Time Value of Money – The time value of money is an important consideration in capital budgeting decisions. Whenever a capital project is accepted for investment, it constitutes an outflow of cash. It is compared with the estimated annual cash inflows (net cash benefits) from the project.
Buts it is important to note that a Dollar received immediately is preferable to a Dollar received at some future date. For example, if a project requires US $10000 to be invested. Estimated average annual cash flows from it are US $3,000. Estimated economic life is 5 yrs. Now, it is true that this project will contribute total US $15000 but as a matter of fact US $3,000 of first year are more valuable than the US $3,000 of fifth year.
Hence, the average annual cash flows must be discounted at present value factors. The concept of time value of money is described as the present value of estimated cash benefits from the project. The value of money today is called its present value. The present value of US $1/- that is not available today, but that will be available at some future time will be certainly less than US $1/- How much less, it will depend upon the present value factor.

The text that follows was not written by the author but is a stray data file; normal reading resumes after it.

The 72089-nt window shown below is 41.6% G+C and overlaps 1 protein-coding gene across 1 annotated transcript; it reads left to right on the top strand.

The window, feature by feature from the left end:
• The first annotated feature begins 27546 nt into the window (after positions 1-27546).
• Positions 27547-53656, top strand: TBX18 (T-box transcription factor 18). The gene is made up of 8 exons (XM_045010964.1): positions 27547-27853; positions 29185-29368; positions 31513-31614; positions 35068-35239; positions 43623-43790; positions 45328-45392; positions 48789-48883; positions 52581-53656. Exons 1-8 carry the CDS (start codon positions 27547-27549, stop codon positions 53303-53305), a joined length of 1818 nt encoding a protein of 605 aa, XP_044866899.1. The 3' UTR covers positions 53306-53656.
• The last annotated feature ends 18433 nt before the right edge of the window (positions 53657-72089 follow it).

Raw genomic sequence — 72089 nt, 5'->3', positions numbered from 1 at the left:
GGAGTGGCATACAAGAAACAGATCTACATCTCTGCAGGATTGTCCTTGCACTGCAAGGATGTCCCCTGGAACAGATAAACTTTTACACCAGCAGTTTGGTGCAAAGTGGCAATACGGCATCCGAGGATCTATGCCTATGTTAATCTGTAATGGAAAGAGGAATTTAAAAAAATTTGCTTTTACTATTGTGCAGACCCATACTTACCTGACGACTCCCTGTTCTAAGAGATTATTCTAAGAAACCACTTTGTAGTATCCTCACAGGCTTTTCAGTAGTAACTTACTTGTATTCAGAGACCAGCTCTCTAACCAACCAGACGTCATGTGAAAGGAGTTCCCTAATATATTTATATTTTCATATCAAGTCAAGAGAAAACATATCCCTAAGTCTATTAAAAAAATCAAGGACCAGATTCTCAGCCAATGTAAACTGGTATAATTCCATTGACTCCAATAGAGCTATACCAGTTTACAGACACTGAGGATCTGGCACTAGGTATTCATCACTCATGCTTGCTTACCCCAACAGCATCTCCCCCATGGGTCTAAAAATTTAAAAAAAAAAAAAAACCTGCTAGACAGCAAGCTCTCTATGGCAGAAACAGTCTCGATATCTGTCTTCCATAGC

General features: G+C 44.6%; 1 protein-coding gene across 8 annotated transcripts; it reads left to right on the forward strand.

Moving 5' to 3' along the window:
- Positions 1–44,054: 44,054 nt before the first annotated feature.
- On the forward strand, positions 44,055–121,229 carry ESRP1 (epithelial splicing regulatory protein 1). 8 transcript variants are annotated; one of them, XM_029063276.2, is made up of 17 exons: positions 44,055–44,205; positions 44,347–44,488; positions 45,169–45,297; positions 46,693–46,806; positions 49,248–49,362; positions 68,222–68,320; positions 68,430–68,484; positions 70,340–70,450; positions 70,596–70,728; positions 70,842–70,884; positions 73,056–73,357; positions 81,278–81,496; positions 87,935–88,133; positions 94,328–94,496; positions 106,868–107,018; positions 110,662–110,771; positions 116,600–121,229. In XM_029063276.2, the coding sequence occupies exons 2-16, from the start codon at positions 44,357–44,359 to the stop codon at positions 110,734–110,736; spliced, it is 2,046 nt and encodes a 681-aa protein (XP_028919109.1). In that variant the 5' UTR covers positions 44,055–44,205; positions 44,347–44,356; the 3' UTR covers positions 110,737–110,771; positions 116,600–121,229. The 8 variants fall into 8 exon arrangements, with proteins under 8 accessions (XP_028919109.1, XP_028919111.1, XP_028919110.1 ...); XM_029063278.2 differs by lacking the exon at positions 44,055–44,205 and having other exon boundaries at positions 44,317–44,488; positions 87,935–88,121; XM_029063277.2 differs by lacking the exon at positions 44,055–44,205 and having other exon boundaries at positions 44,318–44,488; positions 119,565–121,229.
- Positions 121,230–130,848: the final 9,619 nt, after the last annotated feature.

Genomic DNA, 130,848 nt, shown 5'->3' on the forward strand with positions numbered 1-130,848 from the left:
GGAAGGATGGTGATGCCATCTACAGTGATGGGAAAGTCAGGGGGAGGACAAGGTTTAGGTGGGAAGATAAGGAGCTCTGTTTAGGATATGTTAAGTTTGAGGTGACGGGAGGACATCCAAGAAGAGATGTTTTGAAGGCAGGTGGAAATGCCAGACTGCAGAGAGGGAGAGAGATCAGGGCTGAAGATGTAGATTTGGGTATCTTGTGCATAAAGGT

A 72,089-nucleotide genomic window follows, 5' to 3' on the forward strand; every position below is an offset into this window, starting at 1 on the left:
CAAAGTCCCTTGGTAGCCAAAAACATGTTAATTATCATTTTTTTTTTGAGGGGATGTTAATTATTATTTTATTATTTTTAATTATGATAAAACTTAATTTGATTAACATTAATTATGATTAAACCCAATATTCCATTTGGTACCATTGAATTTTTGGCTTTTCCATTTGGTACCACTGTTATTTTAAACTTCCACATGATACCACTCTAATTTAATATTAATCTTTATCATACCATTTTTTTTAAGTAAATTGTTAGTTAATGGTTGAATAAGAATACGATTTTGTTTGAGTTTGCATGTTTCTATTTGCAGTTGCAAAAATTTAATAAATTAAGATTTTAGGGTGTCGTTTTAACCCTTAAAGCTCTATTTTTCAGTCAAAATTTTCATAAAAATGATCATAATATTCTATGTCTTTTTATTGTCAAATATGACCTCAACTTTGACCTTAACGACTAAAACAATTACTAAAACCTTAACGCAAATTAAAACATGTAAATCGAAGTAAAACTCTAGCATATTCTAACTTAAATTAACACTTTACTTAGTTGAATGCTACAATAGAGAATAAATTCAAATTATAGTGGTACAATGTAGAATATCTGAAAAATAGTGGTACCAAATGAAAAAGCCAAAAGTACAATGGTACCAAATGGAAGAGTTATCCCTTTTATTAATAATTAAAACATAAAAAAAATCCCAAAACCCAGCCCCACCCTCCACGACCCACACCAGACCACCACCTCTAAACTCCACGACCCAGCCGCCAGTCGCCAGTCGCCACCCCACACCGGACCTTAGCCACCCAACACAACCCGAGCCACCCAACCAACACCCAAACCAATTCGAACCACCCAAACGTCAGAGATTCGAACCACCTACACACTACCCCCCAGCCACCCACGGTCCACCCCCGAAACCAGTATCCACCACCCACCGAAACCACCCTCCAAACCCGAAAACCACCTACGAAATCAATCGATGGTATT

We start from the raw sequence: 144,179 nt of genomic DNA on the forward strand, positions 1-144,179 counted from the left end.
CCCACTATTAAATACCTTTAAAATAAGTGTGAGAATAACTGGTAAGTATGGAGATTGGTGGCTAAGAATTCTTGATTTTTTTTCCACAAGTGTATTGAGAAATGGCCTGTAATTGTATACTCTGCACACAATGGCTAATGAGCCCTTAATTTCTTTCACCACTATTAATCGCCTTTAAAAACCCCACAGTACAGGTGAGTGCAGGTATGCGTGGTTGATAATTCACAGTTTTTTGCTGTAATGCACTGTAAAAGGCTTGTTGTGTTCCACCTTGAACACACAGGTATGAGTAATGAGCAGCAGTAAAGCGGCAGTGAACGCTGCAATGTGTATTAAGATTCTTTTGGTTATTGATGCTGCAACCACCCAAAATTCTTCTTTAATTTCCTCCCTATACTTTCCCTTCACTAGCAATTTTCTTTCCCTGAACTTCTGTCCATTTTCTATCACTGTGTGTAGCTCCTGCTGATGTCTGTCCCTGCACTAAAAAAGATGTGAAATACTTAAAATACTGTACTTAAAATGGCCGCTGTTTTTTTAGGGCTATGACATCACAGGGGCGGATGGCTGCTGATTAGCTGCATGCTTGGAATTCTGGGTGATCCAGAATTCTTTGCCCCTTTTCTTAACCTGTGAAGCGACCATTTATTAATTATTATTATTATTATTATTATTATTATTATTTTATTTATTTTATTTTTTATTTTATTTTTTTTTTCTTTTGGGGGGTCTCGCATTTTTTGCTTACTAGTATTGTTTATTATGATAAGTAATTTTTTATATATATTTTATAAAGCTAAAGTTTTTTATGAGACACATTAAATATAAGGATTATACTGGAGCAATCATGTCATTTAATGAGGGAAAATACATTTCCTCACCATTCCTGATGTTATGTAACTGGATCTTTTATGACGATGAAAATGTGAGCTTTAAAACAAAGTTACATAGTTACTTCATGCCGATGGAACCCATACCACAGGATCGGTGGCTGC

The discounted cash flow method of capital budgeting takes full care of this fact. One such discounted cash flow technique is called the “net present value method” or sometimes simply the ‘present value method.’ To implement this approach, we simply find the present value of the expected net cashflow of an investment, discounted at the rate of the cost of capital and then subtract from it the initial cost outlay of the project.
By definition, “
The present value of an amount that is expected to be received at a certain time in the future is the amount which if invested today at a designated rate of return would accumulate to the specified amount.
For example, the present value US $100 to be received one year from now at a rate of return of 10% is US $90.91.
The Formula for Time Value of Money
The formula for this calculation is as follows :
Present Value (PV) = 1/(1 + r)n
So, P.V. of US $100 @ 10% after one year will be :
100/(100 + 10)n =100 /110= US $90.91. [Here n=1]
However, this calculation becomes very complicated for a number of years, hence, present value tables can be used for it. They are very valuable aid in such calculations. A present of these tables reveals two fundamental points about present value.
(1) The present value decreases as the number of year in the future in which the payment is to he received increases.
(2) The present value decreases as the rate of return increases.